Château Beychevelle: The Division

The seeds that grew into Château Ducru-Beaucaillou, Château Branaire-Ducru, Château Saint-Pierre and Château Beychevelle were sown upon Bernard’s death in 1661, after which his lands were sold off in order to settle his not inconsiderable debts. In the process the estate was divided. One part was purchased by Jean-Baptiste Braneyre in 1680, and that grew to become the Château Branaire-Ducru of today. Another nearby part was the origin of Château Saint-Pierre. A third part, very near the Gironde, was the beginnings of that which we know today as Château Ducru-Beaucaillou.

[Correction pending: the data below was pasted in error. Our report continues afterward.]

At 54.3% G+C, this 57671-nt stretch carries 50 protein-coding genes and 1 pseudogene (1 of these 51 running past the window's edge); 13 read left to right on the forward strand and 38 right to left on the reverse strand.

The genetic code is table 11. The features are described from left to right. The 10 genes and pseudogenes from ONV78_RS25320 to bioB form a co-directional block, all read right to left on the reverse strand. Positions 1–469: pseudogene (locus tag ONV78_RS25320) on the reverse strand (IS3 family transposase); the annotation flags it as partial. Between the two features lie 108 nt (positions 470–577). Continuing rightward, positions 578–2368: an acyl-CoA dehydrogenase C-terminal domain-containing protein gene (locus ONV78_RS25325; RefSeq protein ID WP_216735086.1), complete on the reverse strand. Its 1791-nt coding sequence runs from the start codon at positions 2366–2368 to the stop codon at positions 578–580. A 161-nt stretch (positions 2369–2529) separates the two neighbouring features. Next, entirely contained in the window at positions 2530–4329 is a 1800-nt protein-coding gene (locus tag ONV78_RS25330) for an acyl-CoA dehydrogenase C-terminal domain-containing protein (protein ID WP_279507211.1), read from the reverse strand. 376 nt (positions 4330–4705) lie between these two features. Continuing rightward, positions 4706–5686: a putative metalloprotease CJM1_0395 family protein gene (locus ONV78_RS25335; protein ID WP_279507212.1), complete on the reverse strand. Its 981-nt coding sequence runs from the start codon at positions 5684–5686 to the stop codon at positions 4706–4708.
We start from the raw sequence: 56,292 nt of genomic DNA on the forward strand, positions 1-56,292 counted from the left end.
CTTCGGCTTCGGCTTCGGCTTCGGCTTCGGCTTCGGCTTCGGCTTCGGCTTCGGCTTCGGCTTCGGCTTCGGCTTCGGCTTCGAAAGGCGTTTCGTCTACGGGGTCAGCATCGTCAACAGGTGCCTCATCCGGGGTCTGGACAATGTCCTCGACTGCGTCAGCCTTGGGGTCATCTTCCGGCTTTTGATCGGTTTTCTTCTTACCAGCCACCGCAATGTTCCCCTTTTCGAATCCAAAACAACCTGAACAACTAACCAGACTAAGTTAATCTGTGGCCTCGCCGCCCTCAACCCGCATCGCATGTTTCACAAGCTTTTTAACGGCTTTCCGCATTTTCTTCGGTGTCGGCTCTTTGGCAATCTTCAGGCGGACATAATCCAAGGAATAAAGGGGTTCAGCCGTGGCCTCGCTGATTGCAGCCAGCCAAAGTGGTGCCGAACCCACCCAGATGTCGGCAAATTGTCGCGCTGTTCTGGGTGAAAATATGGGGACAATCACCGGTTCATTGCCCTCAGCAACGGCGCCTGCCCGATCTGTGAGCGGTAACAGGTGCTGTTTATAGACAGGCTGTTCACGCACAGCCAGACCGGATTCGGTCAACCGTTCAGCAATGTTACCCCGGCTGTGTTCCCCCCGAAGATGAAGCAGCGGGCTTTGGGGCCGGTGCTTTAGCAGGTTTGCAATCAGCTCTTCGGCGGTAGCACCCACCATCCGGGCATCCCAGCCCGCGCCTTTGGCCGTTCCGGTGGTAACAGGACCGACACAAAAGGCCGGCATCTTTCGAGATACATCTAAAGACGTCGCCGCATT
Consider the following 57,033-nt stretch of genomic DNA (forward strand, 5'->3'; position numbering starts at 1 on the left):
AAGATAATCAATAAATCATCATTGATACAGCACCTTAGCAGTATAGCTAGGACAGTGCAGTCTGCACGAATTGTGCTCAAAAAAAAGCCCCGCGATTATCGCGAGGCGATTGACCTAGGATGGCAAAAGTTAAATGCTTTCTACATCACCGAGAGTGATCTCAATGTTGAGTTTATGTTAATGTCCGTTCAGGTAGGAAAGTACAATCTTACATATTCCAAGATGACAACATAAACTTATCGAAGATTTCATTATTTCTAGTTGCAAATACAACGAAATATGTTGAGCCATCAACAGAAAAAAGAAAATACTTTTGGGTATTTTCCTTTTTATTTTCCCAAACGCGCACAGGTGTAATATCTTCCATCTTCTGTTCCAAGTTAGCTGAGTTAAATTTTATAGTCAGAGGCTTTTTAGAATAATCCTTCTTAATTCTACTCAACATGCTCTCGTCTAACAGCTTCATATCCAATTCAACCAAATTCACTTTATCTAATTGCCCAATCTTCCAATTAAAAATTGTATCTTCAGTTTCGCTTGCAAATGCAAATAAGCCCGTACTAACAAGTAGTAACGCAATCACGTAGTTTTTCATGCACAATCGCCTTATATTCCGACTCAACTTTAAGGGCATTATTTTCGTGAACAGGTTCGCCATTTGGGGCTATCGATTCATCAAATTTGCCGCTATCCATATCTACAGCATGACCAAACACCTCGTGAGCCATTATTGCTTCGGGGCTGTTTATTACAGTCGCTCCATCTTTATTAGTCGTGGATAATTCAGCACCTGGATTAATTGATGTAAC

Château Beychevelle

The parts of the estate that were destined to become Château Beychevelle were acquired in 1674 by Henri de Foix-Candale (1640 – 1714), Duc de Rendan, a descendant of the previous owners. His major contribution to the estate seems to have been an upgrade to the château, remodelling it in a more modern style. In 1692 he then sold his lands and the seigneurie of Beychevelle to Jean-Pierre d’Abbadie (died 1717). Abbadie was an influential figure, having been président of the seconde chambre des enquêtes in the Bordeaux parliament since 1680. He held no sway over the weather though, and he was forced to replant the vineyard after a huge frost in 1709.

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